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Saturday , 19 August 2017
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Breaking the myths surrounding the anti GMO (Genetically Modified Organism) Propaganda

  • Why India is the center of Anti-GMO epidemic?
  • The GMO Issue

Article by Mr. K.Vijayaraghavan – Chairman, Sathguru & Regional Coordinator, IP CALS, Cornell University                                                                                                                        

CaptureOver the two decades it is proven that GM technologies have contributed to increased food productivity and environment improvement due to lower deployment of toxic pesticides.  However, traditionally anti-GM activists have protested against the GM technology on the following grounds –

 1) It is an elite multinational domination with protected product ownership meant to exploit small farmers and deny technology at affordable price to small farmers

2) It is US dominated and is thrust on other countries

3) Its safety and long term implications are unknown over the next 50 years and beyond,

4) It is detrimental to biodiversity and finally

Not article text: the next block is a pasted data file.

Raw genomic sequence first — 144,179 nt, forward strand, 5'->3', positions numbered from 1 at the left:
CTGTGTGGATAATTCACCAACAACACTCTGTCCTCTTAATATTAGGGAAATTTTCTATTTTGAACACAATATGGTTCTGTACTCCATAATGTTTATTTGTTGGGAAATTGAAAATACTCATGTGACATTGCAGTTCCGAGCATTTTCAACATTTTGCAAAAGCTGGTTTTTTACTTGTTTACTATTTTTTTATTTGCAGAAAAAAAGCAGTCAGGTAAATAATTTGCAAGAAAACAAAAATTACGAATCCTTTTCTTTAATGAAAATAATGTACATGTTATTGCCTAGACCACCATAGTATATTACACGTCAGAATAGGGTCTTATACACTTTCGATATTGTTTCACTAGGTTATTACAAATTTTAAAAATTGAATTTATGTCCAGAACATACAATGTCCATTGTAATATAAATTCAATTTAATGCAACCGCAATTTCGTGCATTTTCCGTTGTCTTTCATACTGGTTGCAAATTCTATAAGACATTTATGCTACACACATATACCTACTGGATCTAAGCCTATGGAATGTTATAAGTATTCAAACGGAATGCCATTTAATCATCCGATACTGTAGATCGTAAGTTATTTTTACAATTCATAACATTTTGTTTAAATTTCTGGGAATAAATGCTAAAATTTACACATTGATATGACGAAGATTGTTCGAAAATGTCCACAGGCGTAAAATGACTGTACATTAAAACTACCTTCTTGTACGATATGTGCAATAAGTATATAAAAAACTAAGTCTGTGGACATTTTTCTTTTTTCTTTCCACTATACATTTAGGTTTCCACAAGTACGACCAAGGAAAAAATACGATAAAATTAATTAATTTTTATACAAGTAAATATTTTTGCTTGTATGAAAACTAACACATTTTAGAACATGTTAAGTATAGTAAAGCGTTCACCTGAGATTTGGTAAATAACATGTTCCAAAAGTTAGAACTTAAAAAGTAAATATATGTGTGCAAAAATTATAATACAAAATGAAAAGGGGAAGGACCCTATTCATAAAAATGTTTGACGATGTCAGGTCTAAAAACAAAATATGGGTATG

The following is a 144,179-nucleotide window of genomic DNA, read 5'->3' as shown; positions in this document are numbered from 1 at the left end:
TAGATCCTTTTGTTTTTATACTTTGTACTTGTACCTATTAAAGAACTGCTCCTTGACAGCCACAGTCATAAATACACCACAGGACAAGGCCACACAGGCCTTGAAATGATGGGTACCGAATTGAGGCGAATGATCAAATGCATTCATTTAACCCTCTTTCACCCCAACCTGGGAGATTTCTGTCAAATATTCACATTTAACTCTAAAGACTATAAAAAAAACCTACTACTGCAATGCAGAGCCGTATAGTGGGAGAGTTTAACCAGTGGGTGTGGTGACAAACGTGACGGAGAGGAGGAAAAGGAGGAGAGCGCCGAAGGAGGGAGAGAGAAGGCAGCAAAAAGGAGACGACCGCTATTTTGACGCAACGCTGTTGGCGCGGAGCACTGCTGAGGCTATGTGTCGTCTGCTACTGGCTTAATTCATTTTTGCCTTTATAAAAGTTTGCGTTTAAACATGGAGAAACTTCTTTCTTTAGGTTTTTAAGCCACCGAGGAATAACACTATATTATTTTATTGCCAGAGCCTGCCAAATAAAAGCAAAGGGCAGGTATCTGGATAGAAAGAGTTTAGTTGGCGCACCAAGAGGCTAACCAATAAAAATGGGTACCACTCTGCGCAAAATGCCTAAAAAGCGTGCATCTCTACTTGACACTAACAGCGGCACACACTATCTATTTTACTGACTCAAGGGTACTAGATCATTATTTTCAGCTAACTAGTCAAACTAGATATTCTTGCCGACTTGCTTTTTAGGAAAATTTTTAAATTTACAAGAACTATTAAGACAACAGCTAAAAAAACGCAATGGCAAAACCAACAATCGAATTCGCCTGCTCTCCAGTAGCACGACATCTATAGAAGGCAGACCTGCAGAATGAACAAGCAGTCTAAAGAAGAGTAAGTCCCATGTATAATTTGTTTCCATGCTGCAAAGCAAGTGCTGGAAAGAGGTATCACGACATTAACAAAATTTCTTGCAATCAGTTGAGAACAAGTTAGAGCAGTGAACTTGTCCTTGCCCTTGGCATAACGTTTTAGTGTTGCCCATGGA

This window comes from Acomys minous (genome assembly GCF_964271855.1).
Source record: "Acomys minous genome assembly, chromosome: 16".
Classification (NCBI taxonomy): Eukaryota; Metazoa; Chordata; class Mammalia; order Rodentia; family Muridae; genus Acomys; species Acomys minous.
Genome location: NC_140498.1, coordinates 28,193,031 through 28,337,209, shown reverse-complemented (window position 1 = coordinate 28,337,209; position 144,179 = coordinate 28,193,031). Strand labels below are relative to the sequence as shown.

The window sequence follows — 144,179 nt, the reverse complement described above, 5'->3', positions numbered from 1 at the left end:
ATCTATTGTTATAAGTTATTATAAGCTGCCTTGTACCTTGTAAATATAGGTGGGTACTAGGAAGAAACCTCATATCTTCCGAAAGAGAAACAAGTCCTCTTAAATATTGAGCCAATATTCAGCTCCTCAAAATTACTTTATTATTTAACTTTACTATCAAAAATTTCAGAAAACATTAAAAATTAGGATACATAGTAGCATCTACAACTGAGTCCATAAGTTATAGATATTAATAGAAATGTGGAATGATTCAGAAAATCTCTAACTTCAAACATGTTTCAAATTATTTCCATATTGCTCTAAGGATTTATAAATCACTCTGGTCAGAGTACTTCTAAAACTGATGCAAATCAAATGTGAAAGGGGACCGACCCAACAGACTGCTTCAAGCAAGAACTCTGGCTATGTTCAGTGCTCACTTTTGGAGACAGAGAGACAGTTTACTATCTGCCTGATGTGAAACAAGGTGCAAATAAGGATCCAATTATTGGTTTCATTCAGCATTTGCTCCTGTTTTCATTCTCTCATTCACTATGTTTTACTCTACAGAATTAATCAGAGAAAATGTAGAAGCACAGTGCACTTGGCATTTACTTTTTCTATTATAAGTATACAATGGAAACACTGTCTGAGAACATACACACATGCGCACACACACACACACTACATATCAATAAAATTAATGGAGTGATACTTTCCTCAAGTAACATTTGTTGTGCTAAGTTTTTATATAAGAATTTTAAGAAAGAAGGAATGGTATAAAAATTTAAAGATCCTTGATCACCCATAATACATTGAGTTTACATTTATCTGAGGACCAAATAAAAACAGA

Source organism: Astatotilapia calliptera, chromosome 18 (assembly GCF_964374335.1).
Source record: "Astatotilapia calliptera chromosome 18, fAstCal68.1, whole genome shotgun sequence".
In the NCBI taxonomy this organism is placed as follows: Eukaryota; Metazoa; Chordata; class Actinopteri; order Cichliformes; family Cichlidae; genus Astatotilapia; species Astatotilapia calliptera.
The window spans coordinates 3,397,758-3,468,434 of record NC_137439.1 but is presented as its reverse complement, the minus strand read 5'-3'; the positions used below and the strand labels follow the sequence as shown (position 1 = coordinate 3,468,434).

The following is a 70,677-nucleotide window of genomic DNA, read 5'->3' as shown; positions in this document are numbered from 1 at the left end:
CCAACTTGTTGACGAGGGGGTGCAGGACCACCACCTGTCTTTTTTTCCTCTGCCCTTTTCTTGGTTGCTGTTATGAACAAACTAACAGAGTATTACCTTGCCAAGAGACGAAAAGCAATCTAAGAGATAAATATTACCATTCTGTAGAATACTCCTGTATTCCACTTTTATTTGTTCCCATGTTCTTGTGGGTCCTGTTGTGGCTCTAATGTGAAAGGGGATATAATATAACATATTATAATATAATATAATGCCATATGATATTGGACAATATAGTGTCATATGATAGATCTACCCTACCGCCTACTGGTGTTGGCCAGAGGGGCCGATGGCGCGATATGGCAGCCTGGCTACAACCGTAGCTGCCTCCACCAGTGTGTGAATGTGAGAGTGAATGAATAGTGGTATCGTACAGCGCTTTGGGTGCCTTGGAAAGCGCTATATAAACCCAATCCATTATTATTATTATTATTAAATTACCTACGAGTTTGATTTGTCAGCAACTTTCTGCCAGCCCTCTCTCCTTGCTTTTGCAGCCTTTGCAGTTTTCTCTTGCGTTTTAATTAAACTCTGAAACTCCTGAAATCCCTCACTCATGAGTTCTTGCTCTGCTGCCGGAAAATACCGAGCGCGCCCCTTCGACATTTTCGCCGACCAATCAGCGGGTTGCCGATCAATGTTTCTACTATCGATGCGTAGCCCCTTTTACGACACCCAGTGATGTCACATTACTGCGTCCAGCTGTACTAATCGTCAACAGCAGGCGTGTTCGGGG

5) While the world can be fed fully with organic food (no matter what it takes to grow them all) why go for any technology application at all, proven or unproven?

India is the first country in the world to de-mystify all of these myths and prove to the world that –

a) GM crop development is not the sole domain of 4 or 5 multinational companies

b) GM crops bring immense economic contribution at the bottom-of-the pyramid – the marginal farmer, who grows a variety of neglected crops

c) The technology is not the limitation for any one to pursue the research and product delivery goals – The technology is accessible.

d) The intellectual property is not an impediment for breaking the dominance of top 4 multinationals, but a facilitator for small ventures and public research organizations to legitimately secure technologies and deliver trait specific varietal seeds to small farmers who can grow and save their own seeds in their own right.

In India the deep engagement of the public sector and national level private enterprises and the wide recognition of the technology at the farmer end has triggered the global ire of anti-GM lobby groups, triggering deployment of unprecedented global resources in India to the tune of several million Dollars and Euros to oppose this effort. If Indian success is allowed it is detrimental to the activism across the world and hence the epicenter of this activism rests in India currently.

There are number of elements that have contributed to Indian public and private organizations breaking these myths.